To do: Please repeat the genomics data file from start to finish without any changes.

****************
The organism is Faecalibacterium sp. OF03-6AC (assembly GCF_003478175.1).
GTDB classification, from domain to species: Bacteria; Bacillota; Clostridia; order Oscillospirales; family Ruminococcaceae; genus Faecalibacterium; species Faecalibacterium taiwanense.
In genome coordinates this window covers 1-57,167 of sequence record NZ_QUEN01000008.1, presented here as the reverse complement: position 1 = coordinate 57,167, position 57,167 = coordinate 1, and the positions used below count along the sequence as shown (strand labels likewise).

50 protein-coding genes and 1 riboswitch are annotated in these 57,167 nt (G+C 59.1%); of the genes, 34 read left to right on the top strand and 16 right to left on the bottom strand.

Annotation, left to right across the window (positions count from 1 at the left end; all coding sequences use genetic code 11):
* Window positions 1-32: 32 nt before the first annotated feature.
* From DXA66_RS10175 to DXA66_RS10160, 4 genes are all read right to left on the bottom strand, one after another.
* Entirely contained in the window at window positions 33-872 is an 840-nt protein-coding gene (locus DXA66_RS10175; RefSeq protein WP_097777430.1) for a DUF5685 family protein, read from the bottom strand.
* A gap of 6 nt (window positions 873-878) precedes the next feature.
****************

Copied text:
The organism is Faecalibacterium sp. OF03-6AC (assembly GCF_003478175.1).
GTDB classification, from domain to species: Bacteria; Bacillota; Clostridia; order Oscillospirales; family Ruminococcaceae; genus Faecalibacterium; species Faecalibacterium taiwanense.
In genome coordinates this window covers 1-57,167 of sequence record NZ_QUEN01000008.1, presented here as the reverse complement: position 1 = coordinate 57,167, position 57,167 = coordinate 1, and the positions used below count along the sequence as shown (strand labels likewise).

50 protein-coding genes and 1 riboswitch are annotated in these 57,167 nt (G+C 59.1%); of the genes, 34 read left to right on the top strand and 16 right to left on the bottom strand.

Annotation, left to right across the window (positions count from 1 at the left end; all coding sequences use genetic code 11):
* Window positions 1-32: 32 nt before the first annotated feature.
* From DXA66_RS10175 to DXA66_RS10160, 4 genes are all read right to left on the bottom strand, one after another.
* Entirely contained in the window at window positions 33-872 is an 840-nt protein-coding gene (locus DXA66_RS10175; RefSeq protein WP_097777430.1) for a DUF5685 family protein, read from the bottom strand.
* A gap of 6 nt (window positions 873-878) precedes the next feature.